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Be A Maker In The Morning

It wasn't until 2014 when I read The One Thing by Gary Keller that I really started thinking about how I could strategically organize my day.  Keller proposes that a person should be a "maker in the morning and a manager in the afternoon."  Ever since I read those words my mindset has been that the difficult "deep" work should be done in the morning while more managerial type work should be done in the afternoon. Other books (such as When by Daniel Pink and Tools of Titans by Tim Ferriss) also support the notion that, for most people, the work that needs the most concentration should be completed before lunch.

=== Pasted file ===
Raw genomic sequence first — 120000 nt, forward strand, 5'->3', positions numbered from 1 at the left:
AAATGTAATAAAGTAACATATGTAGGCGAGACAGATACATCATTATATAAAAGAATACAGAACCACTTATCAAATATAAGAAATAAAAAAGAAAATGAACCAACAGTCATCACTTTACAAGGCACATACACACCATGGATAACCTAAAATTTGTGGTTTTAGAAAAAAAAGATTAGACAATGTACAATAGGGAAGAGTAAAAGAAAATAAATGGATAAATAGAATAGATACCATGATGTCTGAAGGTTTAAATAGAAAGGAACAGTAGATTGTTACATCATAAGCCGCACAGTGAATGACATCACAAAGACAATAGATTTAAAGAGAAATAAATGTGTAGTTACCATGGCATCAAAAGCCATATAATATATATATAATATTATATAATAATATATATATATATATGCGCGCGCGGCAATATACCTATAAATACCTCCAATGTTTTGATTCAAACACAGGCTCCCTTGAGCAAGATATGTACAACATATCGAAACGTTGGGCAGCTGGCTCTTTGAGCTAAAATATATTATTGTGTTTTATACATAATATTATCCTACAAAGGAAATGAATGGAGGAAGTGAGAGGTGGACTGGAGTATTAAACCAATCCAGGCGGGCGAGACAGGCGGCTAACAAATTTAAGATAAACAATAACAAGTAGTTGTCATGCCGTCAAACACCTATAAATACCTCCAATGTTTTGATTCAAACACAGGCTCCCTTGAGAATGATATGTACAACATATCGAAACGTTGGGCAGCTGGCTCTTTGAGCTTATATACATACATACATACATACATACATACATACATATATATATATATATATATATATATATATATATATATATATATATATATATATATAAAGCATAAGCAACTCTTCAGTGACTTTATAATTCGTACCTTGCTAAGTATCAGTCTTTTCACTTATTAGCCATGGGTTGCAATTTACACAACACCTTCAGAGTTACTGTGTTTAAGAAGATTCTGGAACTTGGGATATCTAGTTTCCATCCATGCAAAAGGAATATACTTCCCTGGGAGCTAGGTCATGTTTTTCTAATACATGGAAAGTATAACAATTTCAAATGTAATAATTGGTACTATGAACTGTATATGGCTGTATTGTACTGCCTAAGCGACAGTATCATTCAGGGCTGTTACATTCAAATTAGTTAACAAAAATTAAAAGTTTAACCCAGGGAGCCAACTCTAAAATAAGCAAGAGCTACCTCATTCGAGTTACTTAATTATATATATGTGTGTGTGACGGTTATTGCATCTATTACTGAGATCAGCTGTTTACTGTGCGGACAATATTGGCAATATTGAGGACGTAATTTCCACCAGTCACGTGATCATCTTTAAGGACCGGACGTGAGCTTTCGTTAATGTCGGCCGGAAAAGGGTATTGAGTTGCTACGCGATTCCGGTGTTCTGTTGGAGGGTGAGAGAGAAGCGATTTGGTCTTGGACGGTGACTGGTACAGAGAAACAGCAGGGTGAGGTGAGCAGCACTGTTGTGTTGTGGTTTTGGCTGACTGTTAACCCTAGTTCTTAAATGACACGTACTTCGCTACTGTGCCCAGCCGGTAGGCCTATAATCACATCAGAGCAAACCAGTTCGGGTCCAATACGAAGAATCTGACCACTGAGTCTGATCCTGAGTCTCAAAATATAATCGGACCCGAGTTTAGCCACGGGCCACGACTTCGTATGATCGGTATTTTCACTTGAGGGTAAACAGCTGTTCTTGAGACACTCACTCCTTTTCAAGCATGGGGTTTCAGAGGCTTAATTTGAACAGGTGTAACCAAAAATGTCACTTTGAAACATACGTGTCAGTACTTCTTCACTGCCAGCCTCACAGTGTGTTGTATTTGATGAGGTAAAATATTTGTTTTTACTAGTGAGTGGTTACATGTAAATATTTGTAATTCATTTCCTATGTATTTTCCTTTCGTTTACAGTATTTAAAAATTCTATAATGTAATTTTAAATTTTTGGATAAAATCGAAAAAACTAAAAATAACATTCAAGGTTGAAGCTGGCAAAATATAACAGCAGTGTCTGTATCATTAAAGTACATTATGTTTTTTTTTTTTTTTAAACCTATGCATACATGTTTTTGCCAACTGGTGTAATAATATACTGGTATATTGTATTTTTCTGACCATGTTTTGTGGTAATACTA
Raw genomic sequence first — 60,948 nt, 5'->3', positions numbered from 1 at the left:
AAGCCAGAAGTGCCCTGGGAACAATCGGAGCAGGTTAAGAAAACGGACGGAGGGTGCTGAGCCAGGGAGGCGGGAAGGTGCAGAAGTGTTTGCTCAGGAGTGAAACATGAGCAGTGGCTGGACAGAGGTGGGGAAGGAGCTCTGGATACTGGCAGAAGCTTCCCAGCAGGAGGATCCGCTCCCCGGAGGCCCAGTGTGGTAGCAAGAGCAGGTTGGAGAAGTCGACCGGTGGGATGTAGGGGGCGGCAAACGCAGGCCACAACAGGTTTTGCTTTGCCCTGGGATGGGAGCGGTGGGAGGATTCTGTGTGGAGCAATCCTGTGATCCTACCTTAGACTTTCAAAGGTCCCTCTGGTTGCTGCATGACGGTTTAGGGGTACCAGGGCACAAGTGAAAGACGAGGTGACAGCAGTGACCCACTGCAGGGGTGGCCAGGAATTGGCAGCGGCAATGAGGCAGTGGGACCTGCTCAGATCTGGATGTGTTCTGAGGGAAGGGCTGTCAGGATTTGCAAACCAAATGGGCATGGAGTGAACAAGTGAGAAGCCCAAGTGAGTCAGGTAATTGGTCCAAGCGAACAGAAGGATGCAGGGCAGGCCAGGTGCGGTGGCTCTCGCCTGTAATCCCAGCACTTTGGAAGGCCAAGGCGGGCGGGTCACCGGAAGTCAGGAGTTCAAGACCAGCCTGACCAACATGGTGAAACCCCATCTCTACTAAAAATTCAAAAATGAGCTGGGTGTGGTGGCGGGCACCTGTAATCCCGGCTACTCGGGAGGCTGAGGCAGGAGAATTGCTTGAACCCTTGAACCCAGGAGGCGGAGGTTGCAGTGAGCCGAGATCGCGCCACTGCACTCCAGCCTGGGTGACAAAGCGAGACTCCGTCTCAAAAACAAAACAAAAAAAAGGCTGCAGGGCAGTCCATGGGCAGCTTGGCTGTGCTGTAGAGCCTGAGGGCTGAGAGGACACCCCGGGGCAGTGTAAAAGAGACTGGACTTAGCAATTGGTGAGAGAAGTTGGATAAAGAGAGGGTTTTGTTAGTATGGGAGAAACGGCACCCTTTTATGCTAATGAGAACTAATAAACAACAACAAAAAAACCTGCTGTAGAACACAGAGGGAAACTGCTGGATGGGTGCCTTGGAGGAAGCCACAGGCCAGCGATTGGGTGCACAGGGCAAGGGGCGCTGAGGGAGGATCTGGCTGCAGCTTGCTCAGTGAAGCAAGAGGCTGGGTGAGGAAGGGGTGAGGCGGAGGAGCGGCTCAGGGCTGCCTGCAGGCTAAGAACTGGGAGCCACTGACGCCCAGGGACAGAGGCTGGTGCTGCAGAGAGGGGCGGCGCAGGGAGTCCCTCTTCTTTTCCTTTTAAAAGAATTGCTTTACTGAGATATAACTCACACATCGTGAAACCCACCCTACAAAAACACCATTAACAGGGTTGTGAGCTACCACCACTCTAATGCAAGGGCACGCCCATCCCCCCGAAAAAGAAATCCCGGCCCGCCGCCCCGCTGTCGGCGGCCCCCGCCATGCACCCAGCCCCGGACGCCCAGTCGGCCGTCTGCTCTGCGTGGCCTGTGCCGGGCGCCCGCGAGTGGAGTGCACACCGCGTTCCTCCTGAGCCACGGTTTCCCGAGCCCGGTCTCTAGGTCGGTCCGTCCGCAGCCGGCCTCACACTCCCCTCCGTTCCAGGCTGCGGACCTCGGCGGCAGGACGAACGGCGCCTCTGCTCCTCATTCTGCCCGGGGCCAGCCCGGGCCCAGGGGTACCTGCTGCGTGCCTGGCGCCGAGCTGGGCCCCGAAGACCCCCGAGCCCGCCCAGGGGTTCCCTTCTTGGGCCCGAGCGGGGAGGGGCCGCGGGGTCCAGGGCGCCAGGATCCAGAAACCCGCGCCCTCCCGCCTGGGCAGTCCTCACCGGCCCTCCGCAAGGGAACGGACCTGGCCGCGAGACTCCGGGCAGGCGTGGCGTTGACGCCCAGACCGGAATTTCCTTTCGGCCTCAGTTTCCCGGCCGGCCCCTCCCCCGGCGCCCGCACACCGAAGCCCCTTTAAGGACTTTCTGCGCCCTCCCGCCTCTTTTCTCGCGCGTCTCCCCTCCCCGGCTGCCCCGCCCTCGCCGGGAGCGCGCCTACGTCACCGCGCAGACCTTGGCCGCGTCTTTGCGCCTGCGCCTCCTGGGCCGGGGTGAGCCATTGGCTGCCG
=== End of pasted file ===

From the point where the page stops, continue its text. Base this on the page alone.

Keller also provides another outstanding takeaway, asking “What’s the one thing you can do, such that by doing it, everything else will be easier or unnecessary?" Many times upon entering the office for the morning I ask myself this same question and attempt to tackle the most important tasks in my job.  These tasks could include projects, writing, and other "creative" work.  Furthermore, I try to leave other "busy-work" - such as returning emails and writing personal notes - for the afternoon. 



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